Newtown Register 3 Aug 1899 article on William Hallett (b.1616)

Thumbnail of an 1899 article on the activities of William Hallett (b.1616) in the 1650’s and 1660’s.

A newspaper account of the activities of William Hallett (b.1616) in the 1650’s and 1660’s, published in The Newtown Register,August 3rd, 1899.

A PDF of the full original article is here:

Text as follows:

The Newtown Register, August 3rd, 1899

Formerly Middleburg
Prosecution of Hallett by the Dutch English Conquest of the New Netherlands – Hallett Indian Deed

William Hallett seems to have been well
received at Flushing, for in 1656, the year
after he had taken up his abode there, we
find him filling the office of Schout, or
Sheriff, of course with the approval of the
authorities of New Amsterdam. He had
scarcely entered upon this office, however,
before he had the misfortune to offend
Stuyvesant and his Council in a matter
pertaining to their religious jurisdiction.
The Council was desirous of compelling
the colonists, both the Dutch and persons
of other nationalities, as far as possible,
to conform to the discipline of the Re-
formed Church of the Netherlands. These
officials entertained an especial aversion
towards the straggling preachers and exhorters
of the Independents of New England,
who occasionally found their way.
among the English-speaking inhabitants
of the Dutch Colony. In order to repress
the Independent preachers, the Council
had passed a severe ordinance against
Conventicles, or the holding of religious
meetings by those “who deign to explain
the Holy Word of God-without being enabled
to by any political or ecclesistical
authority.” It happened, however,; in this
year, 1656 that William Wickenden, an
Independent exhorter from Rhode Island,
found his way to Flushing, and there was
permitted by Hallett to hold meetings and
to administer the sacraments at the house
of the latter. Both were promptly taken
into custody by order of the Council, and
Hallett was sentenced to be deprived of
his office as Schout of the village of Flushing,
to pay a double fine of 50 pounds
Flemish (about $10) and to be banished
from the province of New Netherlands.
Wickenden was fined 100 pounds, or about
$20 in our present currency; but a few
days after, the sentence the following
sagacious order was made: ‘Whereas the
Director General and Council have been
credibly informed that the aforesaid William
Wickenden is a very poor man, with
a wife and several children, and a cobbler
by trade, to which he does not properly
attend, so that nothing, can be obtained
from him, therefore the Director General
and Council have remitted the aforesaid
fine and allowed him to remove, on condition
that if he is caught here again, he
must pay it.”

As for Hallett, he swallowed his disgust
at the treatment he had received from the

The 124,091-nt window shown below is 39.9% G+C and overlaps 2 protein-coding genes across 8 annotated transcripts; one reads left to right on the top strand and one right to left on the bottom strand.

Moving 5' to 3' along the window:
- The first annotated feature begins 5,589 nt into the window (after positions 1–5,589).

Dutch officials, and on September 26th,”
1656, petitioned the Council for a reinis-”
sion of the sentence of banishment. . This
was granted to him, and he afterwards re-
moved to Jamaica, where he cultivated for
some years a small farm which he acquired”
there, his “home lot” fronting the Com-;
mons near the “Beaver Pond” at that
village. In 1665, we find him as one of
the jurors from Jamaica, upon the occasion
of the remarkable trial of Ralph
Hall and Mary his wife Of “Seatalcott,”
Setauket, for witchcraft.
In the meantime, the relations between
the Dutch and the English colonists of the
New Netherlands were becoming more
strained from year to year, as must naturally
be the case with two peoples of different
languages, laws and customs, each
seeking dominion at the expense of the
other. The settlers at Middleburg were
tolerably successful in smothering their
grievances until the ten years had expired
which were allowed them as a period of
exemption from taxes by the authorities
of the New Netherlands, but in 1662, as
eocn as. the latter attempted to enforce the
payment of the taxes, the colonists began
to enter into correspondence with the
towns of Connecticut and with those of
eastern Long Island, who were constantly
endeavoring to induce them to break off
from the Dutch. It became evident that
it was only a question of time when a
conflict should arise, and that period was
soon brought about by a war craze in England
against the Dutch, which was based
upon about as valid grounds as such crazes
usually are, and in which the populace
dwelt in the usual Fools’ Paradise,
of utter disregard of, the consequences.
While the English, for their part, took
possession of the New Netherlands, with
no opposition from the Dutch, in the summer
of 1664; destroyed a considerable
number of Dutch merchant vessels and in
two or three naval battles inflicted a good
deal of injury upon the Dutch fleets; yet
the Dutch conquered from them the settlements
of Surinam or Dutch Guiana,
(which they still hold), nearly ruined their
naval power; burned or carried off a number
of their best men-of-war from the
dockyards of Ghatham, thirty miles from
London, and would probably have sailed
up to that city had not the English filled
the channel of the Thames with sunken
vessels. The Peace of Breda, in 1667.
which terminated the war, was decidedly
favorable to the Dutch.
The preparations for this war., which
took place in the early part of 1664, or
even earlier, were soon known in the New
England colonies and in the Long Island
towns; and William Hallett, in anticipation
of a new order of things under English
rule, now began to lay the foundations
for a larger domain at the Gove by
buying up from certain Indians their title,
or pretended title, to a large traot c( woodland
adjoining hiB neglected plantation
upon the north and east These negotiations
with the Indians for the tract in